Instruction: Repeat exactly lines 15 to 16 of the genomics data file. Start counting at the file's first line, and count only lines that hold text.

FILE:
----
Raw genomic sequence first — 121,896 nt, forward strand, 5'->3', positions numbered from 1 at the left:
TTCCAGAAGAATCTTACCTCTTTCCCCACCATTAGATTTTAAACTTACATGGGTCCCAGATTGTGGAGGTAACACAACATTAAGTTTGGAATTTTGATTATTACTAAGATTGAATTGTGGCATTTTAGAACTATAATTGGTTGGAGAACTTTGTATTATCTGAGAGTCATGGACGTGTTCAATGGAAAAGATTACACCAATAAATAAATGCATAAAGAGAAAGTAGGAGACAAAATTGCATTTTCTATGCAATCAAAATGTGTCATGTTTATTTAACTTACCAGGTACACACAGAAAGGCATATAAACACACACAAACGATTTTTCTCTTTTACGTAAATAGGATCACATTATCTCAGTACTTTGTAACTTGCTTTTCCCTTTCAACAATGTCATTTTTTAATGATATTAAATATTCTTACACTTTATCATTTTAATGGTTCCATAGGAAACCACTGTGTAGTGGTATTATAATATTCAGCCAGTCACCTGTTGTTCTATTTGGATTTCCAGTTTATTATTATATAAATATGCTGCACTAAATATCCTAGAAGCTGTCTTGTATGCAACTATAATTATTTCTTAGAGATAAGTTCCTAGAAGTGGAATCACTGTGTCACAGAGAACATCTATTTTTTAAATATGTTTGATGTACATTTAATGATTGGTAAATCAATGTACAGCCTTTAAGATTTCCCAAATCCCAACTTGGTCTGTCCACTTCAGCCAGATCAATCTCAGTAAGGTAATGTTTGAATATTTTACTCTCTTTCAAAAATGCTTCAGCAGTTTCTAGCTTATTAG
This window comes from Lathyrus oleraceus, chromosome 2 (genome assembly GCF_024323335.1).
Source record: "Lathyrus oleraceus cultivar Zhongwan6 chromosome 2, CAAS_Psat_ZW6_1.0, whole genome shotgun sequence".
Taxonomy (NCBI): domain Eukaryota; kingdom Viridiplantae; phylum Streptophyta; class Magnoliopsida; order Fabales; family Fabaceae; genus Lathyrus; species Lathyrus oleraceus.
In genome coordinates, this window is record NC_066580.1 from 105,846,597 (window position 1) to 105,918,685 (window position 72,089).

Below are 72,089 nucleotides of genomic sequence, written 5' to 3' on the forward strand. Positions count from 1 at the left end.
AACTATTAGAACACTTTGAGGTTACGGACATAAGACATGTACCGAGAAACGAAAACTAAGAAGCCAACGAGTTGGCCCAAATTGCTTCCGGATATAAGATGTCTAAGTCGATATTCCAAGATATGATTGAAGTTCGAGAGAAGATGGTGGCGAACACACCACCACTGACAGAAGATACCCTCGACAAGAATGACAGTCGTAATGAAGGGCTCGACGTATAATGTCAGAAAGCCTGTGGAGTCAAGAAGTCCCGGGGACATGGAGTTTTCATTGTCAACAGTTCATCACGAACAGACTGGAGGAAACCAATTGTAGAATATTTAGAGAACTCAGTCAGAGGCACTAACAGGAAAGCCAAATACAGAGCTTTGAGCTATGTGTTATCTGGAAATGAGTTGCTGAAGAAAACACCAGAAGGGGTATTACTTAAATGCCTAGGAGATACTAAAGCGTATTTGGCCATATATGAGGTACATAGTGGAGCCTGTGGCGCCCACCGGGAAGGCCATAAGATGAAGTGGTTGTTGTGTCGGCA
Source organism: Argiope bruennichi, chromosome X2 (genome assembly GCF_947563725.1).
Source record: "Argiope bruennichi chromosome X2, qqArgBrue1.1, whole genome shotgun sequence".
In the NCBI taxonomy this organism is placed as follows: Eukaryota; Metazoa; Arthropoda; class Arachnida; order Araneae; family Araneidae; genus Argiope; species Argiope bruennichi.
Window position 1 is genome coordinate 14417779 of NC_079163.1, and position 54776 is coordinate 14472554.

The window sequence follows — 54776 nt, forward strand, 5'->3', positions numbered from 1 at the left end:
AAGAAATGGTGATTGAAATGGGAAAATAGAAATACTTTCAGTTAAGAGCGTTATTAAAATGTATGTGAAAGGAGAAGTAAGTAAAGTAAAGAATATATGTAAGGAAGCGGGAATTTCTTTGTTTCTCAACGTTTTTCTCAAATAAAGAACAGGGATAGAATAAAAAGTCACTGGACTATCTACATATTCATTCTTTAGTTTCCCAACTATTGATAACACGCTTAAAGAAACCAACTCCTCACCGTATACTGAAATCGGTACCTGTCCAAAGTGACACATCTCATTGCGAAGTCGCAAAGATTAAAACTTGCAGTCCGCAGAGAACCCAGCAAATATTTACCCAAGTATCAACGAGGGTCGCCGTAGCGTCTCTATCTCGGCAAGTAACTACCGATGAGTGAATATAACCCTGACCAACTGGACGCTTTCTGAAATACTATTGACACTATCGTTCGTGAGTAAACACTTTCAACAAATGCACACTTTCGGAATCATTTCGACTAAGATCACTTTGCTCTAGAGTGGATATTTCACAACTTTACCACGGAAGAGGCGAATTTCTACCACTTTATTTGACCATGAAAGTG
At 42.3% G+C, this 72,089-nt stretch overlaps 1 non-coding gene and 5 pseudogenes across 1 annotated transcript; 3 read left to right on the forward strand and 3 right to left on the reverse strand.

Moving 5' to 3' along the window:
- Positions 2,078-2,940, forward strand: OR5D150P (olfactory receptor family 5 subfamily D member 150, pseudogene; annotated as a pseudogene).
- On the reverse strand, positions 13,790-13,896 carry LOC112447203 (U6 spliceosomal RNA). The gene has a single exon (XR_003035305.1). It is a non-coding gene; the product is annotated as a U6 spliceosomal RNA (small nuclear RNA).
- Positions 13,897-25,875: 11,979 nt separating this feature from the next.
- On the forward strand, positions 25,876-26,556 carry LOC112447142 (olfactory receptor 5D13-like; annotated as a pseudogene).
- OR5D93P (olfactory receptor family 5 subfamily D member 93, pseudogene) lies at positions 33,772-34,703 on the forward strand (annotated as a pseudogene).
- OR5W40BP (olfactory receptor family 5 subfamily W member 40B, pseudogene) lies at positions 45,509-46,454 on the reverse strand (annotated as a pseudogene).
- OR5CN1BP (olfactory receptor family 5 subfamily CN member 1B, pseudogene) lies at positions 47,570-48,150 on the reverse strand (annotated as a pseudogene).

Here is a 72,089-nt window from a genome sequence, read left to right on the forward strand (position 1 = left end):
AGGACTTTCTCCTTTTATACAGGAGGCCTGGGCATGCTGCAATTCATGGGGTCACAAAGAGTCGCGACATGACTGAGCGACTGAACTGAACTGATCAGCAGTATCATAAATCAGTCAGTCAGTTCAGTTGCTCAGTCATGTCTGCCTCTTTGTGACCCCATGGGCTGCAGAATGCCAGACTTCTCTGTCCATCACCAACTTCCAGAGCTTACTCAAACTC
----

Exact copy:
At 42.3% G+C, this 72,089-nt stretch overlaps 1 non-coding gene and 5 pseudogenes across 1 annotated transcript; 3 read left to right on the forward strand and 3 right to left on the reverse strand.

Moving 5' to 3' along the window: